Last June, Motley Fool Co-Founder Tom Gardner recommended FlamelTechnologies (Nasdaq: FLML ) in his Motley Fool Hidden Gems newsletter because he saw a drug delivery leader with tremendous potential. While the company still has such potential, it has yet to materialize. Or, more accurately, it's tried to materialize, but it's been suffocated.
Because the biotech firm has disappointed, investors have understandably not rewarded its lousy results. In the past year, Flamel has been on the fast track to nowhere. One setback after another has dropped the stock nearly 20%.
We believe incompetent leadership has been choking Flamel, and we're recommending that shareholders vote against the incumbent directors -- a vote that will oust the now-problematic CEO as well -- on their proxies.
Let us explain.
Flamel was founded 15 years ago by current CEO Gerard Soula. The company has developed two proprietary drug delivery technologies, Medusa and Micropump. Its goal for these technologies is to apply them to drugs that have already been approved and make them better. The enhanced second-generation drugs that use one of Flamel's technologies could gain advantages in efficacy, safety, and convenience of use. These improvements represent competitive edges that should allow the drug to capture substantial market share.
Flamel will not be marketing the improved drugs itself. It needs to find partners, typically large pharmaceutical companies such as GlaxoSmithKline (NYSE: GSK ) and Merck (NYSE: MRK ) , to finance the R&D and commercialize the products. Flamel will usually receive an up-front cash payment, milestone payments as the drug is developed, and royalties of net sales from the partnerships. It is through these deals that Flamel will make money from its technology and increase the value of the company for shareholders.
Since Flamel depends on these partnerships to make money, striking new deals is crucial. Unfortunately, Flamel has been consistently failing the task.
Since landing partnerships is so vital to the company's future success, you may imagine that it is very active in this area. But it's not. Over the past 18 months, Flamel has delivered exactly one new partnership, licensing its Micropump technology to TAP Pharmaceuticals for use in developing a new formulation of its blockbuster drug, Prevacid.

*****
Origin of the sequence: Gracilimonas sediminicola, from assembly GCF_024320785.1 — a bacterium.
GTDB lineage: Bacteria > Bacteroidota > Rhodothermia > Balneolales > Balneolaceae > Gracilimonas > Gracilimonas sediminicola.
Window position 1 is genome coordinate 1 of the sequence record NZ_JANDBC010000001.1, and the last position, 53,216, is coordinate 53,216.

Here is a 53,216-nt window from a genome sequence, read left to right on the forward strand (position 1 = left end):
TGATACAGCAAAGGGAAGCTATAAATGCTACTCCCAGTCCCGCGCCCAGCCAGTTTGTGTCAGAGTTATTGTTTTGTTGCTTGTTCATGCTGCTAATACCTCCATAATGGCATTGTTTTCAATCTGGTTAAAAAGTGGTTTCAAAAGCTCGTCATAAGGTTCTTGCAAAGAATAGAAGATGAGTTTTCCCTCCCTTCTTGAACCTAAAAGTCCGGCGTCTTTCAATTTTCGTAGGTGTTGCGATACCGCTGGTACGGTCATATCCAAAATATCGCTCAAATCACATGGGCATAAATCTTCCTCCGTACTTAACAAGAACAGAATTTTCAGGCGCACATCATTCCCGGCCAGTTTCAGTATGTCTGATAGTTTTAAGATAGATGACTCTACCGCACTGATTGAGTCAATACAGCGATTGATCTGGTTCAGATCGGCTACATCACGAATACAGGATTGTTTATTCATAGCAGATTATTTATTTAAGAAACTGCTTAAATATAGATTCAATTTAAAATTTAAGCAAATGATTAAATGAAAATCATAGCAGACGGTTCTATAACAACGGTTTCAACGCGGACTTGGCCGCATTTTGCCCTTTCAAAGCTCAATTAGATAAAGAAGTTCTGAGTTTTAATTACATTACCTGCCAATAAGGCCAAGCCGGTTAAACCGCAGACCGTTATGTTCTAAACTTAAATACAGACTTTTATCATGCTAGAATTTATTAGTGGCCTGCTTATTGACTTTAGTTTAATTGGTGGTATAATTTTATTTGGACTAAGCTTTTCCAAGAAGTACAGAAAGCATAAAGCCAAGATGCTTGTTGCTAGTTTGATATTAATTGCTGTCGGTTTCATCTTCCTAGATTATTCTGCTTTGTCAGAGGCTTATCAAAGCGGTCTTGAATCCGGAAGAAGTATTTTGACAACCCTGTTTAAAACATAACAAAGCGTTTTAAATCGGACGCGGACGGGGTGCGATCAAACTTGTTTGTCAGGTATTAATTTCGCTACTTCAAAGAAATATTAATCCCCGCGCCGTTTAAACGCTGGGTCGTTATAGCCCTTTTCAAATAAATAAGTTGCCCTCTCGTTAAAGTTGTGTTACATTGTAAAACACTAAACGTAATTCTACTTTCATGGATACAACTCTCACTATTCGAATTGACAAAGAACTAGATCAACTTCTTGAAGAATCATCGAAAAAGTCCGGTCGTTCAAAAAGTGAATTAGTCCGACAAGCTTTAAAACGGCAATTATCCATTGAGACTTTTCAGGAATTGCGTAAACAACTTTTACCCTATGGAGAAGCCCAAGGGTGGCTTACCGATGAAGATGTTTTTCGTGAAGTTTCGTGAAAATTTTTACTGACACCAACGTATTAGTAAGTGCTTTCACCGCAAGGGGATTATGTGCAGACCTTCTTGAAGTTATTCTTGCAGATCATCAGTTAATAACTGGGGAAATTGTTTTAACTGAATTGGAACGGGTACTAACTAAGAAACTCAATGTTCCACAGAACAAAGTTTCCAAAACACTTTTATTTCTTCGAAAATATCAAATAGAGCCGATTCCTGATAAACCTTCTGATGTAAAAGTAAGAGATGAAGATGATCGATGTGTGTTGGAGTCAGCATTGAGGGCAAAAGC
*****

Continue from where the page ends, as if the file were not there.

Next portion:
Aside from that solitary success, business development has been a disaster for Flamel. Over this same period, its previous deals with Bristol-Myers Squibb (NYSE: BMY ) and Biovail (NYSE: BVF ) have fallen apart. Flamel needs to be building its business, but it's taken one step forward and two steps back. This is unacceptable.
In the wake of these failures, CEO Soula has been talking a big game about how new partnerships are in the works. While I agree with Soula that major deals take time, I also feel that talk is cheap. Too often in the drug industry the phrase "we are looking for a partner" is nothing more than a euphemism for "we are stringing you along because we don't want to kill the drug program and our stock." I think that's the case with Basulin, for example, which has been returned to Flamel by a partner not once, but twice.
With Soula now begging for more time, the question remains: How much time does he need? Since the beginning of 2002, only six drug partnerships have been forged, and three of them have been terminated. That leaves exactly three ongoing partnerships initiated in the past three and a half years (see the table below).
|Servier Monde||Jan. '02||ACE inhibitor||Ongoing|
|Bristol-Myers Squibb||Aug. '03||Basulin||Terminated|
|TAP Pharmaceuticals||Sept. '04||Prevacid||Ongoing|
Frankly, I don't see what difference additional time will make. Over a fairly long period of time, Dr. Soula has not demonstrated a track record of success for this company, which is highly dependent upon partnerships.
It's time for a change
We're not the only ones who have been disappointed with management. Respected hedge fund manager Oscar Schafer, managing partner of O.S.S. Capital Management, is also concerned with the performance and direction of Flamel. Because he owns approximately 12% of the company, Schafer's opinions carry a lot of weight.
Schafer also believes that Flamel's technology holds promise but that management has failed to deliver the partnerships required to create value for shareholders. (For the full details of Schafer's take on Flamel, read this SEC filing.)
Flamel will be holding its annual meeting on June 22. Schafer has put forth a resolution to remove the company's current board of directors and replace them with three of his nominees. If the proposal passes, Soula will leave the company -- he's already said that he wouldn't work with Schafer's board.
Take control of your company
At The Motley Fool, we strongly believe that when we buy shares of a company we are part owners of that business. As my colleague Bill Mann wrote yesterday, we recommend a "NO" vote for items 3 through 10 and a "YES" vote on items 18, 19, 20, and 21 on the proxy. It is our duty and obligation to ensure that the CEO and board of directors manage the company in our best interests. When they have failed us, we must make our voices be heard loud and clear that we are not pleased.
And right now, fellow Fools, we're not happy with the current situation at Flamel. We think it's time to clean house.
If you'd like to join our Hidden Gems community and follow the Flamel plotline along with us, Tom Gardner is offering afree 30-day trial. You'll get two stock recommendations a month, as well as access to all our back issues.Click hereto learn more.
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Motley Fool Rule Breakers biotech analystCharly Traversdoes not own shares of any company mentioned in this article. Merck is a Motley Fool Income Investor recommendation. The Motley Fool has adisclosure policy.